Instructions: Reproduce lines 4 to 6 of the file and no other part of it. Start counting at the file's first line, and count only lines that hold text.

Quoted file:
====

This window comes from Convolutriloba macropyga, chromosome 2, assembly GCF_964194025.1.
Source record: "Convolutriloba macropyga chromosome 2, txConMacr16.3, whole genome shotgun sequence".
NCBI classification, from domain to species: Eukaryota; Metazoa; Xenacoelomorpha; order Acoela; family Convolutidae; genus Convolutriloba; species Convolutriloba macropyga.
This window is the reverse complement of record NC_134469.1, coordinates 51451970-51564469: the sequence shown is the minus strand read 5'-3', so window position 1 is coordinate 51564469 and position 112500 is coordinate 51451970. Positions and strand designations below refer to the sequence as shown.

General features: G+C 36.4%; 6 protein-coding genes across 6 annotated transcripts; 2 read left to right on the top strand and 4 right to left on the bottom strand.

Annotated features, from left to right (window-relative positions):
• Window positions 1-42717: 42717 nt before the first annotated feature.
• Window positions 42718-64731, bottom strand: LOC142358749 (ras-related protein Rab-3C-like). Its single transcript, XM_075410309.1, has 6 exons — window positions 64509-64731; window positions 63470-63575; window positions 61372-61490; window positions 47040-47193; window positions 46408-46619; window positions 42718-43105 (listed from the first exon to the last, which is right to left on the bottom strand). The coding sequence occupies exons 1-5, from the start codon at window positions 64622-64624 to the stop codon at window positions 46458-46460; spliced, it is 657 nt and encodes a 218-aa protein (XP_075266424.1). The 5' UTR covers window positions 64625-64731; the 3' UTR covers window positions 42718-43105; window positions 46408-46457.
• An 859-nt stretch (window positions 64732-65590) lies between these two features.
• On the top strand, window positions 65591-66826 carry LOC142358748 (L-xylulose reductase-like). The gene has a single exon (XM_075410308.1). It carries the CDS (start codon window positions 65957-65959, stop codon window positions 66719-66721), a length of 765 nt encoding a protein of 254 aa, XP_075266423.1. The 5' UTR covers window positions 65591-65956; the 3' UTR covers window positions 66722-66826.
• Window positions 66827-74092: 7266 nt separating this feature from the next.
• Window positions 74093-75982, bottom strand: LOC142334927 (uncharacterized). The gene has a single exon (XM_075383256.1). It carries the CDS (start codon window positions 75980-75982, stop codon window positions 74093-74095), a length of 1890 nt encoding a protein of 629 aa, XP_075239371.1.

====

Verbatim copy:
This window is the reverse complement of record NC_134469.1, coordinates 51451970-51564469: the sequence shown is the minus strand read 5'-3', so window position 1 is coordinate 51564469 and position 112500 is coordinate 51451970. Positions and strand designations below refer to the sequence as shown.

General features: G+C 36.4%; 6 protein-coding genes across 6 annotated transcripts; 2 read left to right on the top strand and 4 right to left on the bottom strand.

Annotated features, from left to right (window-relative positions):